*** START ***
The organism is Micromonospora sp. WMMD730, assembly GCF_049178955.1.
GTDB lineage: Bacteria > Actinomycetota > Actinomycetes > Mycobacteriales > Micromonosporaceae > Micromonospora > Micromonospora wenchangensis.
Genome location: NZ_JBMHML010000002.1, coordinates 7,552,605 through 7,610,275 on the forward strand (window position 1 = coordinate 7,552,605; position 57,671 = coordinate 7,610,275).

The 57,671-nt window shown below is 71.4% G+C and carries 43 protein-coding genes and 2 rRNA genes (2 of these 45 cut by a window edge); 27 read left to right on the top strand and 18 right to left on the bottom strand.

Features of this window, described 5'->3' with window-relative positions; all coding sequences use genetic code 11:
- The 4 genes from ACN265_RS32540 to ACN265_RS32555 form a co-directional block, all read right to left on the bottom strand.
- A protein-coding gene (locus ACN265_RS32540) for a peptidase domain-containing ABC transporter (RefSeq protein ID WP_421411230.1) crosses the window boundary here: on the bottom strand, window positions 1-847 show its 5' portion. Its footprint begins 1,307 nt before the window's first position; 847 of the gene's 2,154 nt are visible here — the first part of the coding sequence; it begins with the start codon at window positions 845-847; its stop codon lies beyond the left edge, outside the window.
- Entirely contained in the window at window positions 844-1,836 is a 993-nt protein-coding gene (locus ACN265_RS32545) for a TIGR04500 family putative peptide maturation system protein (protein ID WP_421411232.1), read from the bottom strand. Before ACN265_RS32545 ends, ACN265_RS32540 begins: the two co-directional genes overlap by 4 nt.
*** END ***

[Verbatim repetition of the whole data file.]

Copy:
The organism is Micromonospora sp. WMMD730, assembly GCF_049178955.1.
GTDB lineage: Bacteria > Actinomycetota > Actinomycetes > Mycobacteriales > Micromonosporaceae > Micromonospora > Micromonospora wenchangensis.
Genome location: NZ_JBMHML010000002.1, coordinates 7,552,605 through 7,610,275 on the forward strand (window position 1 = coordinate 7,552,605; position 57,671 = coordinate 7,610,275).

The 57,671-nt window shown below is 71.4% G+C and carries 43 protein-coding genes and 2 rRNA genes (2 of these 45 cut by a window edge); 27 read left to right on the top strand and 18 right to left on the bottom strand.

Features of this window, described 5'->3' with window-relative positions; all coding sequences use genetic code 11:
- The 4 genes from ACN265_RS32540 to ACN265_RS32555 form a co-directional block, all read right to left on the bottom strand.
- A protein-coding gene (locus ACN265_RS32540) for a peptidase domain-containing ABC transporter (RefSeq protein ID WP_421411230.1) crosses the window boundary here: on the bottom strand, window positions 1-847 show its 5' portion. Its footprint begins 1,307 nt before the window's first position; 847 of the gene's 2,154 nt are visible here — the first part of the coding sequence; it begins with the start codon at window positions 845-847; its stop codon lies beyond the left edge, outside the window.
- Entirely contained in the window at window positions 844-1,836 is a 993-nt protein-coding gene (locus ACN265_RS32545) for a TIGR04500 family putative peptide maturation system protein (protein ID WP_421411232.1), read from the bottom strand. Before ACN265_RS32545 ends, ACN265_RS32540 begins: the two co-directional genes overlap by 4 nt.